When one thinks of the name Georges St. Pierre, the word dominant is followed soon after.
The French Canadian has punched, kicked, choked, and wrestled his way to the top of the 170-pound division, a legacy so stellar it is only rivaled by pound-for-pound stalwart Anderson Silva.
But it hasn't been a road free of potholes and unexpected detours for the welterweight champ. He's had to overcome mentally crushing losses, only to come back stronger than before.
Road to Toronto is a special series leading up to UFC 129: "St. Pierre vs. Shields." We'll take a look at some of the most important moments in the careers of the champion and his challenger. The ups and the downs, the highs and the lows. We'll examine the instances in time that have helped shape the men that headline this Saturday's (April 30, 2011) card, the biggest in UFC history.
The opening entry for GSP is the first of his two career losses. His career was still in its infancy when he took on Hall of Famer Matt Hughes, a man "Rush" idolized. Suddenly, the dynamic fighter who had finished all but one of his fights regressed from confident young man to awestruck fanboy.
Let's take a look.
The welterweight title was vacant. Earlier in the year long-time champion Matt Hughes was upset (and smooched) by B.J. Penn who promptly left the promotion to fight in his home state of Hawaii and Japan.
So Hughes, after scoring a win over Renato Verissimo, was booked in a title match at UFC 50: "The War of '04" to help bring a sense of normalcy to the 170-pound division.
His opponent was a young French-Canadian who had quickly picked up a handful of stoppage victories in the Great White North. George St. Pierre earned his slot opposite Hughes by beating Karo Parisyan and Jay Hieron in his first two UFC bouts.
When they met at UFC 50, it was the classic "youth versus experience" storyline and this time experience came out on top.
They circle the Octagon to start until "Rush" shoots in for a takedown, dropping Hughes onto his back. The former champion creates distance between himself and GSP and scrambles onto his knees, then to his feet. He barrels forward in a takedown attempt of his own but is shoved away by the French-Canadian.
Hughes is finally able to get close enough to his opponent to clinch him up and go for the takedown. GSP is able to defend at first but the Miletich-trained figher has been doing this for too long to be denied. The crowd roars when "Rush" is scooped up and then slammed back down.
The former champion in his guard, St. Pierre teases a kimura but nothing comes off it. He then explodes out from under Hughes, using his arm and leg to shove off the cage in an attempt to sweep the American. He doesn't get the reversal but "Rush" is able to get back on his feet.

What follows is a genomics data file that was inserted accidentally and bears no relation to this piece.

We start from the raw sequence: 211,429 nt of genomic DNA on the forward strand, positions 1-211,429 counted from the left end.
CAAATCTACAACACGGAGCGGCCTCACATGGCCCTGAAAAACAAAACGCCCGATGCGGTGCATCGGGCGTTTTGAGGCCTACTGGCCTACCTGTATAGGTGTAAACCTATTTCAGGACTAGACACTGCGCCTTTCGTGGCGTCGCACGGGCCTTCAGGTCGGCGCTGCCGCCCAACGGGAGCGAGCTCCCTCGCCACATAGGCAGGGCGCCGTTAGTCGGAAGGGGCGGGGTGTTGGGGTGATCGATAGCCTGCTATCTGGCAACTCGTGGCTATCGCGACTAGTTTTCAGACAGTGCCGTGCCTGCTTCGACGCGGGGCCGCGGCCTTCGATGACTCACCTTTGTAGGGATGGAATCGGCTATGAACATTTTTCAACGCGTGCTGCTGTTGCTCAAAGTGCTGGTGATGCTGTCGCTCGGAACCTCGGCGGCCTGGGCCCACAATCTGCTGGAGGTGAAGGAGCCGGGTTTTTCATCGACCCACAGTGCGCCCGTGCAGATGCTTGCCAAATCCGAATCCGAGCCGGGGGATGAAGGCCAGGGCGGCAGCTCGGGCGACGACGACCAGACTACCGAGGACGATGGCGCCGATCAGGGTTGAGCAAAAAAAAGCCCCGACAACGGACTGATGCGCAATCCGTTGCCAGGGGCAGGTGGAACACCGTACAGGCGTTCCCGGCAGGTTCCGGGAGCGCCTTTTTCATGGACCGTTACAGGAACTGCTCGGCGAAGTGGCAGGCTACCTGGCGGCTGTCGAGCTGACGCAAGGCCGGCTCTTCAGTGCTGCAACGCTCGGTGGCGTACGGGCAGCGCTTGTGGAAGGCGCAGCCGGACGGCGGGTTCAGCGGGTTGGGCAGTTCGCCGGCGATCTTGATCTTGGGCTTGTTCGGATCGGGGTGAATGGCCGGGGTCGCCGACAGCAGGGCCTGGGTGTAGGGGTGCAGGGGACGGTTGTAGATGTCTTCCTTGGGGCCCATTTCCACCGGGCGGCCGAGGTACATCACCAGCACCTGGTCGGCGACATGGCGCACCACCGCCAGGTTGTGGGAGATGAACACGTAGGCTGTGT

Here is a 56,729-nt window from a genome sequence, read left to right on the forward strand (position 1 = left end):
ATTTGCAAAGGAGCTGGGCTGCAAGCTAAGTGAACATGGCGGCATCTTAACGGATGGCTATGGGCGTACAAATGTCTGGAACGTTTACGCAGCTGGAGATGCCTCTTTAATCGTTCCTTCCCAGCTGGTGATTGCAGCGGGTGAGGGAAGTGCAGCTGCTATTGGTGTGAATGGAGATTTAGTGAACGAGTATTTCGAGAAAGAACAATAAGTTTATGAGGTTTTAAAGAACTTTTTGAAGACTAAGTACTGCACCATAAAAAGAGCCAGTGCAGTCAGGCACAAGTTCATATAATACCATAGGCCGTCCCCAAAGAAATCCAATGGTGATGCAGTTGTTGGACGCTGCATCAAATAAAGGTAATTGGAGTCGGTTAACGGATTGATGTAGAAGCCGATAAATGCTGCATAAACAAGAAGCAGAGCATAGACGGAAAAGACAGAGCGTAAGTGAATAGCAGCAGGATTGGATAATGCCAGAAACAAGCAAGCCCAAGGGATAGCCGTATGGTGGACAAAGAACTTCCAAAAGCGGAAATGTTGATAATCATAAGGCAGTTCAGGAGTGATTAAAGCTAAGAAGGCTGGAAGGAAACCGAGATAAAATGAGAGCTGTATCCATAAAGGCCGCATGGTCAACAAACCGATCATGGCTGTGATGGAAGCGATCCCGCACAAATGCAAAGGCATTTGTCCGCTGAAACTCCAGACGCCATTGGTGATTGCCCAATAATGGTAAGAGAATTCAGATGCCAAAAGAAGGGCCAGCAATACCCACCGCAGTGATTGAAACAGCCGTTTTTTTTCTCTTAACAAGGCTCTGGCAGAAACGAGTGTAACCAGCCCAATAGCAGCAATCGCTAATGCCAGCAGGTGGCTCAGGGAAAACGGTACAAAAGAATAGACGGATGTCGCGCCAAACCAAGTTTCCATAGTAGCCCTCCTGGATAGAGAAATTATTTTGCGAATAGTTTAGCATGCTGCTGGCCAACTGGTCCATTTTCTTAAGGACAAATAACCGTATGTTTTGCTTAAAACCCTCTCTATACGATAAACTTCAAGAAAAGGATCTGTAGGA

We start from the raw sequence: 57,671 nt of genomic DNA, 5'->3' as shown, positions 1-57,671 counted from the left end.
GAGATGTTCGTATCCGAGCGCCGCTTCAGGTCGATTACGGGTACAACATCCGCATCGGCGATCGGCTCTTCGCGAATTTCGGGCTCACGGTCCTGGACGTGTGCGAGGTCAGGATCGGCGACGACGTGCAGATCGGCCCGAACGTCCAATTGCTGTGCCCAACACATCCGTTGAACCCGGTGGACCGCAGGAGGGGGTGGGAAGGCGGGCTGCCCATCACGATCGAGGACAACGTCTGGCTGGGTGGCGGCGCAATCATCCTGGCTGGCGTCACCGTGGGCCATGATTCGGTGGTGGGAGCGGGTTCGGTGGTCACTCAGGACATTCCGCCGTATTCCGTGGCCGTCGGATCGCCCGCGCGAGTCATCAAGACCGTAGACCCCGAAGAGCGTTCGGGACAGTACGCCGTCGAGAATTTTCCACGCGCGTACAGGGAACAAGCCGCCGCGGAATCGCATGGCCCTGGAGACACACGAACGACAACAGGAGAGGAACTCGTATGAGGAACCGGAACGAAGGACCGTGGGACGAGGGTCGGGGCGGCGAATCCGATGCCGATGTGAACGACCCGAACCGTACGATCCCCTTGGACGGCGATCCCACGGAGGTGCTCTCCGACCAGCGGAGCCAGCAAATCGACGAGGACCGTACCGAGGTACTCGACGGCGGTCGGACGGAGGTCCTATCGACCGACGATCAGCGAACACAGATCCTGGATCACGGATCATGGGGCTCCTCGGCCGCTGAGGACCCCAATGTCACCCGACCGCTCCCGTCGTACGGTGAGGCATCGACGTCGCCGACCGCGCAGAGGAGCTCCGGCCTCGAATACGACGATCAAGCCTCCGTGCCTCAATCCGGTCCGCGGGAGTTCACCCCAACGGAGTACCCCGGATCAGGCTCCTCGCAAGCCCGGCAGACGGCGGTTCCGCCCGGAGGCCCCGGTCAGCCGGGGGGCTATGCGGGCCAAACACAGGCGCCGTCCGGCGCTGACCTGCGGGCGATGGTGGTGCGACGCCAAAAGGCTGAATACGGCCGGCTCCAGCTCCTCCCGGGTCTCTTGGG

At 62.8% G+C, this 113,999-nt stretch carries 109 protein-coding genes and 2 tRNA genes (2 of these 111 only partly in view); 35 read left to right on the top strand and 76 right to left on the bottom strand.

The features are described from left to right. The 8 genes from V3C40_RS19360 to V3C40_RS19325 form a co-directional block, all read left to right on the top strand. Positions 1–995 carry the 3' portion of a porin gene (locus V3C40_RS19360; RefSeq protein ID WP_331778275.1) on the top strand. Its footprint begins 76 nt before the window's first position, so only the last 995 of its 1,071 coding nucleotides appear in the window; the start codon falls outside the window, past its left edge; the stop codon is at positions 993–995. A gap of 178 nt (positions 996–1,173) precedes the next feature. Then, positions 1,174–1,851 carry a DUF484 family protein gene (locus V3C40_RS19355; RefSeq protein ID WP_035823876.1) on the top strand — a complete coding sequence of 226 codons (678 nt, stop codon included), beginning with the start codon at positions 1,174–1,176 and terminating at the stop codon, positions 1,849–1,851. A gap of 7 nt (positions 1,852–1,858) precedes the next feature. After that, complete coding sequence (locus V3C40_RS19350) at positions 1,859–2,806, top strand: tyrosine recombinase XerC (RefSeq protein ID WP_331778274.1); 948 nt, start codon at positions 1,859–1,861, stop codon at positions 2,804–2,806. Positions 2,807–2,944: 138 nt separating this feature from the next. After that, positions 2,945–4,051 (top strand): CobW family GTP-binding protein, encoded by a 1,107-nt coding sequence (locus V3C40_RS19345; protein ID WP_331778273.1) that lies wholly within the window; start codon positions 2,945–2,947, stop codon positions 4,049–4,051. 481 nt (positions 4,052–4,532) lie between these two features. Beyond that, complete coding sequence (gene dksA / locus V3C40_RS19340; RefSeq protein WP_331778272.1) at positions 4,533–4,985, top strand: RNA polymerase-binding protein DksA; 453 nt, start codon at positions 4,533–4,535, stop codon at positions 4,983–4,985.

Knees are traded in the clinch before they shove off and separate. They circle until GSP busts out a spinning back kick that drills itself into the wrestler's ribcage. Hughes' pain-shocked body bounces off the cage and he lurches forward in a weak takedown attempt.
The French-Canadian lands a few jabs but once again finds himself on the business end of a Matt Hughes takedown. In side control, Hughes lands short punches. "Rush" tries to escape back onto his feet but is kept down by the former champ. GSP is able to get Hughes out of side control and back in his guard at least.
The American begins to unleash the ground and pound he's built his career on but GSP is able to escape the most vicious strikes. Hughes opens up with several rights and "Rush" is able to latch onto the arm to attempt a kimura.
He commits a fatal Brazilian jiu-jitsu error, though, when he doesn't gain control of Hughes' legs. As the American's shoulder begins to get turned out of place, he spins over GSP's head and reverses the hold into an armbar of his own.
Jeremy Horn has taught Hughes well.
St. Pierre taps immediately. The horn signifying the end of the round sounds off one second later.
"Rush" would later say that Hughes had already beaten him before the fight had started. So intimidated by his idol was GSP, he couldn't even look the American in the eyes during the referee's pre-fight instructions. Surprisingly, he still performed remarkably well.
It was a fight the current welterweight kingpin had to lose. While obviously disappointed in not pulling out the win, it required him to grow mentally and become a better fighter.
When he stepped into the Octagon the next time, he fought with an enormous chip on his shoulder.
Tomorrow: One of MMA's most heated rivalries begins when GSP takes on B.J. Penn at UFC 58: "USA vs. Canada."